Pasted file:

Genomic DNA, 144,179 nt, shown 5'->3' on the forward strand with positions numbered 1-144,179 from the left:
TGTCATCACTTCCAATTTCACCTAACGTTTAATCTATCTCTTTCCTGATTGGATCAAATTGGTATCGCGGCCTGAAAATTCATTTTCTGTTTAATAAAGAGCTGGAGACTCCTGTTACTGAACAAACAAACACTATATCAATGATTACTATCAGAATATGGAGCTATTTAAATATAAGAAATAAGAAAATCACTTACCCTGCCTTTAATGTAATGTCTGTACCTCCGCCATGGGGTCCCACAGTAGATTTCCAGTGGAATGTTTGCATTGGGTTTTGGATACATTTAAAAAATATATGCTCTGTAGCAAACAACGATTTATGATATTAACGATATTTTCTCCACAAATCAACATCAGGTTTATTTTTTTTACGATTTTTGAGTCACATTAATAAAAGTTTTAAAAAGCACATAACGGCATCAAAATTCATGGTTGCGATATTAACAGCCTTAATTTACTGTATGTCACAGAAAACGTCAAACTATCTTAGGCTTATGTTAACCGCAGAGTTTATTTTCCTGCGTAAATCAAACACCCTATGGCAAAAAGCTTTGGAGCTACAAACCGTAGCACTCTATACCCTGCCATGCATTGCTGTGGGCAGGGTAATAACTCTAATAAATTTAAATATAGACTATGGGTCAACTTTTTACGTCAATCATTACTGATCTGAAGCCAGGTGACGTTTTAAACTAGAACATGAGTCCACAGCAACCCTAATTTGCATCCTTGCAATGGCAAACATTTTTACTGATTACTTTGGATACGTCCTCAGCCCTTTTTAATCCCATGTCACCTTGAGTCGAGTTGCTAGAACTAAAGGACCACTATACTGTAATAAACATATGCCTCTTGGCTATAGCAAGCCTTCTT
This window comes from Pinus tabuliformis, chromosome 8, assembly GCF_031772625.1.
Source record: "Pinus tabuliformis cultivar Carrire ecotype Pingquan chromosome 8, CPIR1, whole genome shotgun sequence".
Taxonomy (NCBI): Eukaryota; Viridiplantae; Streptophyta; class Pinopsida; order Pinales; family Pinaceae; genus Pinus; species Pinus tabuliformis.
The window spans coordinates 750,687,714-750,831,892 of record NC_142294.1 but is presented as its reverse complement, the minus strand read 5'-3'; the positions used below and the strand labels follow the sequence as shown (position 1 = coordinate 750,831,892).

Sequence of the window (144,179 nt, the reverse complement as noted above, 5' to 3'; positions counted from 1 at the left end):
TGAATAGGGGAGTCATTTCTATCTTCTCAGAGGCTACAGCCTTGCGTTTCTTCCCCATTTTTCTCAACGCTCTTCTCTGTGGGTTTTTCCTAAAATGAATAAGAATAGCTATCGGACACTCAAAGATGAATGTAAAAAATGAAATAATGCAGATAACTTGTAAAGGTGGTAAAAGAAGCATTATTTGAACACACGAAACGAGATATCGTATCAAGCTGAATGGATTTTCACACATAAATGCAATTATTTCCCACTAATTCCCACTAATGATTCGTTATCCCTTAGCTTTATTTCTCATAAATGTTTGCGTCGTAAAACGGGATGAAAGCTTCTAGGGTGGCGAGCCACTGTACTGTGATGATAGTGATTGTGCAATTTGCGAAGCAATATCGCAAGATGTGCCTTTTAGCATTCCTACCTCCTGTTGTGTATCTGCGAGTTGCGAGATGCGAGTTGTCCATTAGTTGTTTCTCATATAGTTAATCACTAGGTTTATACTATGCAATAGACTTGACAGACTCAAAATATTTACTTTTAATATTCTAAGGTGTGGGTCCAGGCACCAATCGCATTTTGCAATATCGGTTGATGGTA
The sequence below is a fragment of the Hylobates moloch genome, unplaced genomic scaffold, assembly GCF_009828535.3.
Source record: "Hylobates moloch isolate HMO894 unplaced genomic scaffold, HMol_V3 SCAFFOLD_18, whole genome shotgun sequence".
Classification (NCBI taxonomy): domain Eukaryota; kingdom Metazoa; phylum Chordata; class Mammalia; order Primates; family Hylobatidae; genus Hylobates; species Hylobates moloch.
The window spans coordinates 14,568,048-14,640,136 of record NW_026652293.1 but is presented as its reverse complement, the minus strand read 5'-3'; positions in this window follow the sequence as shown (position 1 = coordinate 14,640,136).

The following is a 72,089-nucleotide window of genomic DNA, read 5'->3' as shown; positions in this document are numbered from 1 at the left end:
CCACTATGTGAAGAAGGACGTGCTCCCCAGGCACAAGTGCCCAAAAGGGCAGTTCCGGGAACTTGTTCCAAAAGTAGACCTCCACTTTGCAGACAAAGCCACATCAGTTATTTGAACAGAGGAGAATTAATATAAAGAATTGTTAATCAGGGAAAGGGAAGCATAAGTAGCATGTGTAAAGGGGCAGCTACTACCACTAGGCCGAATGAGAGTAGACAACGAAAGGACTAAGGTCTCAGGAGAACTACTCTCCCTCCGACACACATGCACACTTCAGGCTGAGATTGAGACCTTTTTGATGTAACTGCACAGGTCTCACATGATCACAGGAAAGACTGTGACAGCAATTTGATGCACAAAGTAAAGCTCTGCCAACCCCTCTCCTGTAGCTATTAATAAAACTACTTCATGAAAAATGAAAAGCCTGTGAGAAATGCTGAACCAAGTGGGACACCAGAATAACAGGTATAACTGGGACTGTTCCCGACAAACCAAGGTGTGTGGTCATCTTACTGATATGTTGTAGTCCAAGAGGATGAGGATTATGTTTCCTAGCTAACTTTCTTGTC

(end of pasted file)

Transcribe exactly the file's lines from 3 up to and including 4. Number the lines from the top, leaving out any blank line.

This window comes from Pinus tabuliformis, chromosome 8, assembly GCF_031772625.1.
Source record: "Pinus tabuliformis cultivar Carrire ecotype Pingquan chromosome 8, CPIR1, whole genome shotgun sequence".